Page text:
26. 26. Environmental Toxicity Risk Predicted Environmental Concentration: PECPredicted No-Effect threshold Concentration: PNEC Risk calculation: PEC PNEC
  27. 27. 2010/84(6) The pollution of waters and soils with pharmaceutical residues is an emerging environmental problem. Member States should consider measures to monitor and evaluate the risk of environmental effects of such medicinal products, including those which may have an impact on public health. The Commission should, based, inter alia, on data received from the European Medicines Agency, the European Environment Agency and Member States, produce a report on the scale of the problem, along with an assessment on whether amendments to Union legislation on medicinal products or other relevant Union legislation are required.
  28. 28. Health Care Waste
  29. 29. OVERVIEW OF THE GEF GLOBAL PROJECT (EEG):Demonstrating and Promoting Best Techniques andPractices for Reducing Health Care Waste to Avoid Environmental Releases of Dioxins and Mercury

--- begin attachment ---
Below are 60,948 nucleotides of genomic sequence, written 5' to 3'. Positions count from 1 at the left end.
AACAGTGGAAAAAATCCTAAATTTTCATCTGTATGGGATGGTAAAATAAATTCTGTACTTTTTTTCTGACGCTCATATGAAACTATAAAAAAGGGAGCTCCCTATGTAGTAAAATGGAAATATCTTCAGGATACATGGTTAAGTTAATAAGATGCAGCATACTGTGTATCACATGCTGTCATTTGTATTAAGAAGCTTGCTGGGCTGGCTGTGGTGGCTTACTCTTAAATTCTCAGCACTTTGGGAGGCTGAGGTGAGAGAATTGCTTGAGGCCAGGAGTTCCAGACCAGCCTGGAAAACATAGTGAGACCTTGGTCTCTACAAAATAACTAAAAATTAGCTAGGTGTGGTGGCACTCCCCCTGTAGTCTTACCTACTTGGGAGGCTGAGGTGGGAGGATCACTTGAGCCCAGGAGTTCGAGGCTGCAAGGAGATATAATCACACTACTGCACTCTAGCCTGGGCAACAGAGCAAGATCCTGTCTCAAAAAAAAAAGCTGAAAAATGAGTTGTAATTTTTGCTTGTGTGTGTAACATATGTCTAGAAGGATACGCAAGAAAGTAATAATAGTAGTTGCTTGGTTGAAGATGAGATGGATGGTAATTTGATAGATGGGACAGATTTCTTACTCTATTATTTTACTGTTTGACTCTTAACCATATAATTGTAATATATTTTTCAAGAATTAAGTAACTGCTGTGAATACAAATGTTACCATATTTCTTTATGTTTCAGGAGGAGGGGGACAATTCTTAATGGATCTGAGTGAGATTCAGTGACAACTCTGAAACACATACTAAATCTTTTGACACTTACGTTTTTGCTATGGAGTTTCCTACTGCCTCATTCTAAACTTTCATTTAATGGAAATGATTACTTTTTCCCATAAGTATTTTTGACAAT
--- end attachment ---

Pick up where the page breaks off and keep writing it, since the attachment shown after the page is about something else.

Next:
30. 30. Pre-Qualification Programme
  31. 31. Health Market PowerUS $ 3 Billion annually Pre-Qualification Schemes
  32. 32. The overall UN Baseline footprint indicators in reduced sustainable through set procurement targets and established and timelines shared publicly Sustainability Value allintegrated into resources and a all decision ‘Minimize making Waste’ approach processes Account and Report impacts regulate for of decisions on total cost of health and the ownership environment Agree Agree baseline sustainable and indicators.development Act to reducedefinition and resource waste structures
  33. 33. Informal UN IATT – SPHS Route Map